Valdez Barillas said even though there are better development practices, some creatures will still need to move out of the land.
“When humans come in, not all the animals that live there can stay there,” he said. “We still have a large presence of hogs and wildlife because we still have a lot of open land. As the area becomes more developed, you will see some of them moving away a little bit more.”
Poe said she hopes animals leaving the land find their way to Mitchell Lake.
“Whenever there is widespread clearing of acreage, humans need to be prepared that certain animals, especially mammals, will move out of the area,” Poe said. “This is usually temporary until they can reestablish somewhere else. Hopefully they’ll find our property.”
Valdez Barillas was part of a study evaluating what kinds of birds live in the wooded areas around campus. He found small birds like verdins and white-eyed vireos 100 meters into the trees. The small birds were avoiding being on the edge, near humans.
“If we’re going to be a large campus and would like these kinds of birds around that like to come into these trees and call them their home, we need to have areas that have trees,” he said. “Not a nice manicured park but areas that have minimal human presence where noise levels are low.”
Experts say seek help when encountering wildlife
As the development continues, the construction will cause vibration in the soil and generate noise. Valdez Barillas said animals beneath like snakes will be disrupted and could potentially come in contact with people on campus.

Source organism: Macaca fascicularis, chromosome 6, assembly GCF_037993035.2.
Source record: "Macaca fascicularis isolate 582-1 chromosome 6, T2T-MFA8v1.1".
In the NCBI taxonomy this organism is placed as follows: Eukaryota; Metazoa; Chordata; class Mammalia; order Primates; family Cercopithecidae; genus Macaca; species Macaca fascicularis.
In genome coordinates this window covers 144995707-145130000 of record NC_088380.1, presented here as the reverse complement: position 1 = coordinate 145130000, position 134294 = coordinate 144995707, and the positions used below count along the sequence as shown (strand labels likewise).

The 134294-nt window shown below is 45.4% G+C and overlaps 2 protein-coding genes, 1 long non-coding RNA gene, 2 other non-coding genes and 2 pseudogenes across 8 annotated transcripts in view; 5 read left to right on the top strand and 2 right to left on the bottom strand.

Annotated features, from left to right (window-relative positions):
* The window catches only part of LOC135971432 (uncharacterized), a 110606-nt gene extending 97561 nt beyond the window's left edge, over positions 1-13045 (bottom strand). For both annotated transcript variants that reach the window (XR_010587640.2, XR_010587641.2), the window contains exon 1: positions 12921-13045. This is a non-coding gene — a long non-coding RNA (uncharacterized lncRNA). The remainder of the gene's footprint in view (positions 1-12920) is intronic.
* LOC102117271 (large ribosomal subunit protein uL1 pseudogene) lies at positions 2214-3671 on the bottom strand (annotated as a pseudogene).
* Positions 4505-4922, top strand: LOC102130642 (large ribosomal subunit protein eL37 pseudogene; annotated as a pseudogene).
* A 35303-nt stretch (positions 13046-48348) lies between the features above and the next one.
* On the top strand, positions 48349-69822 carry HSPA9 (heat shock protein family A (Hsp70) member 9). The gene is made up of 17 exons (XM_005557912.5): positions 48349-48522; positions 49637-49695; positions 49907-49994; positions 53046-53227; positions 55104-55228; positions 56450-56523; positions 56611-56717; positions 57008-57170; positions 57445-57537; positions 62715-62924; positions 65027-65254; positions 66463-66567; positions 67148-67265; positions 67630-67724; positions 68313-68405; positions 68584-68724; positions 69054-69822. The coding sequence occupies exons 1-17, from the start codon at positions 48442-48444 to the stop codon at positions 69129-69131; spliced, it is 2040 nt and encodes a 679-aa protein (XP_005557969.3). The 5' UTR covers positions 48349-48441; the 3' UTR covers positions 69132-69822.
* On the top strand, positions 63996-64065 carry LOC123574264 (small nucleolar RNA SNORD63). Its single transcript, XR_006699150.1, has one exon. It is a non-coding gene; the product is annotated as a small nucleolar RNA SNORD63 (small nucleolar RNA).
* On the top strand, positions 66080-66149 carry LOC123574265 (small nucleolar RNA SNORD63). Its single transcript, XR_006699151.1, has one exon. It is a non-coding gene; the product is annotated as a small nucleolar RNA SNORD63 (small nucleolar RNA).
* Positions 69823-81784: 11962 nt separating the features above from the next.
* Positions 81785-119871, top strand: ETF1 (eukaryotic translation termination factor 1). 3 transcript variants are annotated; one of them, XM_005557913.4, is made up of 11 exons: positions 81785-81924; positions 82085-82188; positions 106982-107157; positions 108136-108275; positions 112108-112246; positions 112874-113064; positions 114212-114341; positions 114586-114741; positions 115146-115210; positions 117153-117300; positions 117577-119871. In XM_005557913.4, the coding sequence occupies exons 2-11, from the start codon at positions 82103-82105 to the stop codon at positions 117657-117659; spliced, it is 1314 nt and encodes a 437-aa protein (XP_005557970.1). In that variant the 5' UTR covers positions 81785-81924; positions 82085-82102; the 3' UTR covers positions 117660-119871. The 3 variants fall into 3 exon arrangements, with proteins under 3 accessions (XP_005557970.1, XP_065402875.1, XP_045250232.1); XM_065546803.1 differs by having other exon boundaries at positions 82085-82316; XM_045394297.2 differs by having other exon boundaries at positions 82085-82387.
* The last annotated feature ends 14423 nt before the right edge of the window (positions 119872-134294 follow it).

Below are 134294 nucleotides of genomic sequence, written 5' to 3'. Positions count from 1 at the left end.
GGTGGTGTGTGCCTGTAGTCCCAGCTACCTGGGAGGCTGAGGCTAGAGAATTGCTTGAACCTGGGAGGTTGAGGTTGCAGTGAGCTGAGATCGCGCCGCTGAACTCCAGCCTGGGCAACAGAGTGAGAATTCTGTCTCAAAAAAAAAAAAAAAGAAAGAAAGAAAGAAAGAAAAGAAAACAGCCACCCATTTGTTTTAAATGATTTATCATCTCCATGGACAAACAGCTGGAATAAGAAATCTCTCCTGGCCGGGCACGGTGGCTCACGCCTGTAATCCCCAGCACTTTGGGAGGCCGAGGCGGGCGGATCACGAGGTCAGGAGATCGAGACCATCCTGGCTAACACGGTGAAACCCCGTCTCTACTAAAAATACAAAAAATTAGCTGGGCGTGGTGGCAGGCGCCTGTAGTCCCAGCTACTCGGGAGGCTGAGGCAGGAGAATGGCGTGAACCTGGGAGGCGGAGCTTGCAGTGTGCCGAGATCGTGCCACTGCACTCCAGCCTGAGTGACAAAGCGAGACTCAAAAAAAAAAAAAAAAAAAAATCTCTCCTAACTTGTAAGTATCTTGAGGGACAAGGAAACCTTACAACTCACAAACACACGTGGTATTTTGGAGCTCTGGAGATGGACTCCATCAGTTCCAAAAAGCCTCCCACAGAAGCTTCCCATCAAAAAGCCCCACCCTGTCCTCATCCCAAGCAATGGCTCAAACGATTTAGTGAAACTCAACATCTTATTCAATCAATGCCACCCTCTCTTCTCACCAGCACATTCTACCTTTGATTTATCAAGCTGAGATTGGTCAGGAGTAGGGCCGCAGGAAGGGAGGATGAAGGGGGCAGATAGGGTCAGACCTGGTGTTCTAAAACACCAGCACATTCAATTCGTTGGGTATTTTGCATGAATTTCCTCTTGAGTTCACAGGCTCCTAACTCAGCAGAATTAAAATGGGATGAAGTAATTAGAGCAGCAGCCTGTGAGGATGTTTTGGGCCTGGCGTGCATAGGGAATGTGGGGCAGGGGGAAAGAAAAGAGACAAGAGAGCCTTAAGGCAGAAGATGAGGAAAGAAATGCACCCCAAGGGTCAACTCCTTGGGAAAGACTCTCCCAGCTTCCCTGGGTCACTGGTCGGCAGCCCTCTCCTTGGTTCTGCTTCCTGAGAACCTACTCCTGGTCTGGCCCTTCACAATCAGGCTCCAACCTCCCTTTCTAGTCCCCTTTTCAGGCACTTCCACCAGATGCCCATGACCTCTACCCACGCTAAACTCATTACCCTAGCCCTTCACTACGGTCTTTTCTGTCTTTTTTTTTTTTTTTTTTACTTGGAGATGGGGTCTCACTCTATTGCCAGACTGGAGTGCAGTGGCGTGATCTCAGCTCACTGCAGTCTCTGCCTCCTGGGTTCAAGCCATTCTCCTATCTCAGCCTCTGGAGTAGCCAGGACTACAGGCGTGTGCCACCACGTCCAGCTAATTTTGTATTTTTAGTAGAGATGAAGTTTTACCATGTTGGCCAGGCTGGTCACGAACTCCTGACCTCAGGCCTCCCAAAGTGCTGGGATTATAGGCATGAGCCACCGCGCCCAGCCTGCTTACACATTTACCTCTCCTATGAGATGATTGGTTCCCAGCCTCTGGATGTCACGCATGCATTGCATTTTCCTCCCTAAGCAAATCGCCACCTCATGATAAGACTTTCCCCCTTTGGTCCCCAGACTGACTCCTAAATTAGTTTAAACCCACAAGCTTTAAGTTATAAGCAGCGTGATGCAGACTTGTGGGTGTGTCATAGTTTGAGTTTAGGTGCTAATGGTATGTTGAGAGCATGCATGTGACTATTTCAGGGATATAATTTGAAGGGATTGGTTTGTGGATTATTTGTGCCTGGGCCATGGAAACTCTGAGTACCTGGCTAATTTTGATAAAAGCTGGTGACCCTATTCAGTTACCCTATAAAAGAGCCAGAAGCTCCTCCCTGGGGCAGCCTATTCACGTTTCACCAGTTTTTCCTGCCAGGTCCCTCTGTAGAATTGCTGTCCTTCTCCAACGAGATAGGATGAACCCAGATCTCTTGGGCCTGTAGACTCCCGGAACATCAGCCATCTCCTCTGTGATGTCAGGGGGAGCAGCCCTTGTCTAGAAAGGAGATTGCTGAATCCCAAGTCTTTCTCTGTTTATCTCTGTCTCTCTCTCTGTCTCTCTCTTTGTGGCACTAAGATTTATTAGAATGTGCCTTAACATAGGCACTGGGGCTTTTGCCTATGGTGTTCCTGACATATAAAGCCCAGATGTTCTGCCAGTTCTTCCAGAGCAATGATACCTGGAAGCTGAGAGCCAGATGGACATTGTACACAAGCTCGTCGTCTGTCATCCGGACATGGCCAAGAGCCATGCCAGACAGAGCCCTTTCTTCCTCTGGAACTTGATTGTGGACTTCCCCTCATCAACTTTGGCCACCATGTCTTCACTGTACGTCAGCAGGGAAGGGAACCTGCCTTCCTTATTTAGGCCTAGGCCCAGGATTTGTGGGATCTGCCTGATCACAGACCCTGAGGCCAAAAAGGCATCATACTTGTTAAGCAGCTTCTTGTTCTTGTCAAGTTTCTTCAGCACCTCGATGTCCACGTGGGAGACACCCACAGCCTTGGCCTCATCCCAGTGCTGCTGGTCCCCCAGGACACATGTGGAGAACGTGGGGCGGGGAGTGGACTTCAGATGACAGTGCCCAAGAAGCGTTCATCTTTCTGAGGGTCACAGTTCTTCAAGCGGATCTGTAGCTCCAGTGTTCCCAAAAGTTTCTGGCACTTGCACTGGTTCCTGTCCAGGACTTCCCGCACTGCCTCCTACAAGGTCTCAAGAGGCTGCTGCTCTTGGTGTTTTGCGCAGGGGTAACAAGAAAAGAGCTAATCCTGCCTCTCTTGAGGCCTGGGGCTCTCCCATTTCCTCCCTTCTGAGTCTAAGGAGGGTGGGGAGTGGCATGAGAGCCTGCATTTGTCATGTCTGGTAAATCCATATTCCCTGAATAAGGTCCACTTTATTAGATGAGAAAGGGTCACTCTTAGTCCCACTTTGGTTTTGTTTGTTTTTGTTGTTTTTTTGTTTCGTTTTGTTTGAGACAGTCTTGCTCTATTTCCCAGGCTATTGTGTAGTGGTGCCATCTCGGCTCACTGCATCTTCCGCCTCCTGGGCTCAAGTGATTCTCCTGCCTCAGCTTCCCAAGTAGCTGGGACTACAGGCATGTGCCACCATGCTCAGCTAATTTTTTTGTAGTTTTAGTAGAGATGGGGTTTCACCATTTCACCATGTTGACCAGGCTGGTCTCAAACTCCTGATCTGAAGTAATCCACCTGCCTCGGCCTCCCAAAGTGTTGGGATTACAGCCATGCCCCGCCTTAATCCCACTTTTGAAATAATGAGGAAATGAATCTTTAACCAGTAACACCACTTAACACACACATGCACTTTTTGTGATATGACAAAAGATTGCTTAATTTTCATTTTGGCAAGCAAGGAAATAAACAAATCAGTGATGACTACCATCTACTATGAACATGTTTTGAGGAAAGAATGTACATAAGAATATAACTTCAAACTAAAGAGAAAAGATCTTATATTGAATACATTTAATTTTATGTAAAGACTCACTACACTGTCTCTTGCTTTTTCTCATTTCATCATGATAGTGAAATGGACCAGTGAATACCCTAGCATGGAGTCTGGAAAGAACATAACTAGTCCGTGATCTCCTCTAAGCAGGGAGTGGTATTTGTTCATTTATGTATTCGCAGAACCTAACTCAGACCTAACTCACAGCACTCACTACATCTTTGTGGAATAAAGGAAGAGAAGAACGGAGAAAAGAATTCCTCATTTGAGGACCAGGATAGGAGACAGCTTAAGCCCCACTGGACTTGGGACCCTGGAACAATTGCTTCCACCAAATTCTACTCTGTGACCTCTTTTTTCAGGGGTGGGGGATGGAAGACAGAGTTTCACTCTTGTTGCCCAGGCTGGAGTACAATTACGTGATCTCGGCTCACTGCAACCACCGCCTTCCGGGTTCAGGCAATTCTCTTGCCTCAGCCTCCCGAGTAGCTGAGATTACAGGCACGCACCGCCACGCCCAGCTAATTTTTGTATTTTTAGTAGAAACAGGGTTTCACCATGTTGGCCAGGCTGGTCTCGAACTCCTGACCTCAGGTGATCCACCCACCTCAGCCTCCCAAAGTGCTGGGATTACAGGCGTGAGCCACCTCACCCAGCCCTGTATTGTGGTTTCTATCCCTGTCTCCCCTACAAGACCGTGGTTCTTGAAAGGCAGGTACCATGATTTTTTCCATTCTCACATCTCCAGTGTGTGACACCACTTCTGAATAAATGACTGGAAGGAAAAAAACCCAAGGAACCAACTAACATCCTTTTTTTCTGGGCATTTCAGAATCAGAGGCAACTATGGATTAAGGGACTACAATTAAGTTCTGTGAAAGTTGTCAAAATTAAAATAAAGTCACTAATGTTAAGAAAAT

“Wildlife will come to you when they have no other place to go…in order to prevent them from coming to our buildings, we (need to) provide them water and food away so they’ll go in that direction,” he said.
Beesley said people should not place traps if they encounter wildlife; she said this could harm the animal.
Students, faculty and staff should not handle wildlife if they aren’t trained to do so. Animals need to be handled differently based on their species.
If needed, Beesley said Mitchell Lake could help educate the campus on how to react when encountering wildlife.
Valdez Barillas said students should not enter the wooded area.
Those who encounter an animal in need of rescue should call Wildlife Rescue and Rehabitation‘s 24-hour emergency hotline at 830-336-2725.